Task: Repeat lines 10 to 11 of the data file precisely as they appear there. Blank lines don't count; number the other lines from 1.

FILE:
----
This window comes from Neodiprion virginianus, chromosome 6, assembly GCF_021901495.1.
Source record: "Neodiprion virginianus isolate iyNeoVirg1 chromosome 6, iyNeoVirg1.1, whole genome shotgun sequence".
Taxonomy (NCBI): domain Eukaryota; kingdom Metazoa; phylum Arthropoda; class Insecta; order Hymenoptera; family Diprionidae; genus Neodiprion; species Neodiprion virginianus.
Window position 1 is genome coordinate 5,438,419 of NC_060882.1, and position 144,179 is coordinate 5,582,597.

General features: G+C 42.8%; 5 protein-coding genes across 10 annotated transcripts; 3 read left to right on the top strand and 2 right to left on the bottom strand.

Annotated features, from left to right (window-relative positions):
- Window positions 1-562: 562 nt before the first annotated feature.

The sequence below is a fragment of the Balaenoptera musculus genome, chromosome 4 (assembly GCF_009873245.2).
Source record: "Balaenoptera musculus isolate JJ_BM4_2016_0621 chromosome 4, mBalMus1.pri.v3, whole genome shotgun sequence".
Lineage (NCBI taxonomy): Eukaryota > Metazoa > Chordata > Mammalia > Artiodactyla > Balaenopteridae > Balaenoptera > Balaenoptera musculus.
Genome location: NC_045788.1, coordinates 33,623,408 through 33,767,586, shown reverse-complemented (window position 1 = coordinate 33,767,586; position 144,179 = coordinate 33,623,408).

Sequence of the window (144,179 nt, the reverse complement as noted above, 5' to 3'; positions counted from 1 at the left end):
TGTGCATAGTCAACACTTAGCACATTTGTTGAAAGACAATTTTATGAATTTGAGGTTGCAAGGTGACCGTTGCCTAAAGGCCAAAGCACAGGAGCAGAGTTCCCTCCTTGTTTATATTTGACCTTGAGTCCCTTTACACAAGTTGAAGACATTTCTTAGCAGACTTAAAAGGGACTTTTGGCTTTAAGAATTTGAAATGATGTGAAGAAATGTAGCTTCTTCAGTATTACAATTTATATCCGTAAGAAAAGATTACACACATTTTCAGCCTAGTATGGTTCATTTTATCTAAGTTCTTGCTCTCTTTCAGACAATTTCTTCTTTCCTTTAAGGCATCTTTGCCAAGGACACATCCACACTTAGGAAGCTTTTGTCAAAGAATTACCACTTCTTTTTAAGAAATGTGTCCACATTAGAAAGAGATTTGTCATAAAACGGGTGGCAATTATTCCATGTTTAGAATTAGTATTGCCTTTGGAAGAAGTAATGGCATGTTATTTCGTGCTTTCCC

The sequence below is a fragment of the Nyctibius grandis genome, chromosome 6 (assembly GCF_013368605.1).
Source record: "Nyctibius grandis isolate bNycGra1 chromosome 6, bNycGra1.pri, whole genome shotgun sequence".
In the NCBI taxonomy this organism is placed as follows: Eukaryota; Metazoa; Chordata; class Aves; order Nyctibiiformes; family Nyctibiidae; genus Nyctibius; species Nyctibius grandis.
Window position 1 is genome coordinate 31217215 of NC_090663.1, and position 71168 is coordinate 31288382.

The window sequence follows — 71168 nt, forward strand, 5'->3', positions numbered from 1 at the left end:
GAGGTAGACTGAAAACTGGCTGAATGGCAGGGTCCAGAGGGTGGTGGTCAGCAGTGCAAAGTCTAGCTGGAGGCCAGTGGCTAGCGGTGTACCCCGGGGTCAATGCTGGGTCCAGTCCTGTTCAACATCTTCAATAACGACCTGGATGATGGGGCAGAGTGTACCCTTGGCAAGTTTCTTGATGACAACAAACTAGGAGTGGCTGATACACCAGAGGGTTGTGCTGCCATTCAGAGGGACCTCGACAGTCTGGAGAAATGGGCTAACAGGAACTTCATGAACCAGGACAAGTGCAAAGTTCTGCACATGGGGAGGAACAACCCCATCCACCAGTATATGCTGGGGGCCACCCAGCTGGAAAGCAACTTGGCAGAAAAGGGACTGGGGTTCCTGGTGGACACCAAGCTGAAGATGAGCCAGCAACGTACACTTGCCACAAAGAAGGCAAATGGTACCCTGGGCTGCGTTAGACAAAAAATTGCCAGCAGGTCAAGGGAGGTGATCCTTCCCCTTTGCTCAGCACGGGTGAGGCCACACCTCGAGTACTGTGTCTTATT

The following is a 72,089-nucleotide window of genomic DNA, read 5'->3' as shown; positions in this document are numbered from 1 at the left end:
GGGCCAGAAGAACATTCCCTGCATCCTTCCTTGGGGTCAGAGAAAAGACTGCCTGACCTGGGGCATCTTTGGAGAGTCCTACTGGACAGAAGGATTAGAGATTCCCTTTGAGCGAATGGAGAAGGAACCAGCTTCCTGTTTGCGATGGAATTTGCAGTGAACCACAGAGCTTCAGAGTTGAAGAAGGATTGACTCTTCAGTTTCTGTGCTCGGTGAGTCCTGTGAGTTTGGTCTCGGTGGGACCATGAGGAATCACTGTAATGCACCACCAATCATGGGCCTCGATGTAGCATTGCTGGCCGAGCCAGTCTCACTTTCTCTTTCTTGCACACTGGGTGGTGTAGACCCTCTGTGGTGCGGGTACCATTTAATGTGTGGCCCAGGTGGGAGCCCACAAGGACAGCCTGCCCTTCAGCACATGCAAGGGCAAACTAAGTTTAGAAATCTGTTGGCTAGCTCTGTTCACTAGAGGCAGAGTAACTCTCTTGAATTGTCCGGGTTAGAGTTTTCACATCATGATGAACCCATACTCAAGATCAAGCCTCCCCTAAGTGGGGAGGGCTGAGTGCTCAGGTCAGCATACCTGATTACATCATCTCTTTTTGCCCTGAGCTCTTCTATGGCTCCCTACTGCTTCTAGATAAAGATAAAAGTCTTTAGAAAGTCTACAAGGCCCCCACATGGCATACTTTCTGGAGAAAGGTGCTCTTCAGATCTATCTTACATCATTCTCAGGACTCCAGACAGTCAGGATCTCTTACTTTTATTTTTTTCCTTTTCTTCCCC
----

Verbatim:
Lineage (NCBI taxonomy): Eukaryota > Metazoa > Chordata > Mammalia > Artiodactyla > Balaenopteridae > Balaenoptera > Balaenoptera musculus.
Genome location: NC_045788.1, coordinates 33,623,408 through 33,767,586, shown reverse-complemented (window position 1 = coordinate 33,767,586; position 144,179 = coordinate 33,623,408).